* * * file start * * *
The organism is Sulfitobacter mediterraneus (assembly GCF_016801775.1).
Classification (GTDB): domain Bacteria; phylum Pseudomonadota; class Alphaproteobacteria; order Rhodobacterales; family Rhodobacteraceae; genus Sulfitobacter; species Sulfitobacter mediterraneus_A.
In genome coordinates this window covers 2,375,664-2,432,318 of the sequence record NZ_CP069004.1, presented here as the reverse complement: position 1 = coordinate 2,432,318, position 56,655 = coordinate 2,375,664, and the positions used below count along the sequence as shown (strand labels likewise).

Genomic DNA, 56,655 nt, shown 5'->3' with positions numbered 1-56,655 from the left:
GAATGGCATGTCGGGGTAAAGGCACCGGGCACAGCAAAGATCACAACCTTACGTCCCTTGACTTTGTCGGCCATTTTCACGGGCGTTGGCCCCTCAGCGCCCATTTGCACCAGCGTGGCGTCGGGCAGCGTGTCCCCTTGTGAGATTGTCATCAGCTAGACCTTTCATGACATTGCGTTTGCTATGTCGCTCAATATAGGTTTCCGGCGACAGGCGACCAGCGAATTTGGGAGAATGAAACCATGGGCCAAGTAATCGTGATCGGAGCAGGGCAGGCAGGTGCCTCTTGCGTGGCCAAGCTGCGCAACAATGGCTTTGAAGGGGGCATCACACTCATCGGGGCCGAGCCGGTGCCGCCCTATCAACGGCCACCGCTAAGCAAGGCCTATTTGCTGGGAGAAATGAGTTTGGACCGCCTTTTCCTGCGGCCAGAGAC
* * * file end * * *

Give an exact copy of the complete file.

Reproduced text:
The organism is Sulfitobacter mediterraneus (assembly GCF_016801775.1).
Classification (GTDB): domain Bacteria; phylum Pseudomonadota; class Alphaproteobacteria; order Rhodobacterales; family Rhodobacteraceae; genus Sulfitobacter; species Sulfitobacter mediterraneus_A.
In genome coordinates this window covers 2,375,664-2,432,318 of the sequence record NZ_CP069004.1, presented here as the reverse complement: position 1 = coordinate 2,432,318, position 56,655 = coordinate 2,375,664, and the positions used below count along the sequence as shown (strand labels likewise).

Genomic DNA, 56,655 nt, shown 5'->3' with positions numbered 1-56,655 from the left:
GAATGGCATGTCGGGGTAAAGGCACCGGGCACAGCAAAGATCACAACCTTACGTCCCTTGACTTTGTCGGCCATTTTCACGGGCGTTGGCCCCTCAGCGCCCATTTGCACCAGCGTGGCGTCGGGCAGCGTGTCCCCTTGTGAGATTGTCATCAGCTAGACCTTTCATGACATTGCGTTTGCTATGTCGCTCAATATAGGTTTCCGGCGACAGGCGACCAGCGAATTTGGGAGAATGAAACCATGGGCCAAGTAATCGTGATCGGAGCAGGGCAGGCAGGTGCCTCTTGCGTGGCCAAGCTGCGCAACAATGGCTTTGAAGGGGGCATCACACTCATCGGGGCCGAGCCGGTGCCGCCCTATCAACGGCCACCGCTAAGCAAGGCCTATTTGCTGGGAGAAATGAGTTTGGACCGCCTTTTCCTGCGGCCAGAGAC